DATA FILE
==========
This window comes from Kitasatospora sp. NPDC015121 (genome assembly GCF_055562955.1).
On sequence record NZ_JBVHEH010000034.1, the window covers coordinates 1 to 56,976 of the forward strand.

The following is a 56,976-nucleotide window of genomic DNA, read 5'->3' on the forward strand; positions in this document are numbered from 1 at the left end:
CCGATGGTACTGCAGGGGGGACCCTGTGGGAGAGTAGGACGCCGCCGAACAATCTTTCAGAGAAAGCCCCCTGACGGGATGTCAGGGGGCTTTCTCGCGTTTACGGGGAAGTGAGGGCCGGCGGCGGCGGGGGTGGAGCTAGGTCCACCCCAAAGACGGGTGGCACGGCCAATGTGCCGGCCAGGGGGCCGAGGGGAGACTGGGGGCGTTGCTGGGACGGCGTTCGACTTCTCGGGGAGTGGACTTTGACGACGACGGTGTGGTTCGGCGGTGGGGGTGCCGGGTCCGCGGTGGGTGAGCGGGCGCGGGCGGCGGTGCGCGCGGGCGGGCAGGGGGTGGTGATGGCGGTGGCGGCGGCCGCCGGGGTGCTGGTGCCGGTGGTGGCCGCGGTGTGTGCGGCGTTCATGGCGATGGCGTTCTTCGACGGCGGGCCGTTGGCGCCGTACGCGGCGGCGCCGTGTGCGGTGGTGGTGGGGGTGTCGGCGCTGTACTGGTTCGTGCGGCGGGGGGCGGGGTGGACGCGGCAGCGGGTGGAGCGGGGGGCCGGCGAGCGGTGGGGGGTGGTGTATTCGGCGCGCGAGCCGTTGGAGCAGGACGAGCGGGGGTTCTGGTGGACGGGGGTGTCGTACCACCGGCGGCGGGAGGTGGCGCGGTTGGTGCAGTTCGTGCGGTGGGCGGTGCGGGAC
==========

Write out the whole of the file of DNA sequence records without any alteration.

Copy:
This window comes from Kitasatospora sp. NPDC015121 (genome assembly GCF_055562955.1).
On sequence record NZ_JBVHEH010000034.1, the window covers coordinates 1 to 56,976 of the forward strand.

The following is a 56,976-nucleotide window of genomic DNA, read 5'->3' on the forward strand; positions in this document are numbered from 1 at the left end:
CCGATGGTACTGCAGGGGGGACCCTGTGGGAGAGTAGGACGCCGCCGAACAATCTTTCAGAGAAAGCCCCCTGACGGGATGTCAGGGGGCTTTCTCGCGTTTACGGGGAAGTGAGGGCCGGCGGCGGCGGGGGTGGAGCTAGGTCCACCCCAAAGACGGGTGGCACGGCCAATGTGCCGGCCAGGGGGCCGAGGGGAGACTGGGGGCGTTGCTGGGACGGCGTTCGACTTCTCGGGGAGTGGACTTTGACGACGACGGTGTGGTTCGGCGGTGGGGGTGCCGGGTCCGCGGTGGGTGAGCGGGCGCGGGCGGCGGTGCGCGCGGGCGGGCAGGGGGTGGTGATGGCGGTGGCGGCGGCCGCCGGGGTGCTGGTGCCGGTGGTGGCCGCGGTGTGTGCGGCGTTCATGGCGATGGCGTTCTTCGACGGCGGGCCGTTGGCGCCGTACGCGGCGGCGCCGTGTGCGGTGGTGGTGGGGGTGTCGGCGCTGTACTGGTTCGTGCGGCGGGGGGCGGGGTGGACGCGGCAGCGGGTGGAGCGGGGGGCCGGCGAGCGGTGGGGGGTGGTGTATTCGGCGCGCGAGCCGTTGGAGCAGGACGAGCGGGGGTTCTGGTGGACGGGGGTGTCGTACCACCGGCGGCGGGAGGTGGCGCGGTTGGTGCAGTTCGTGCGGTGGGCGGTGCGGGAC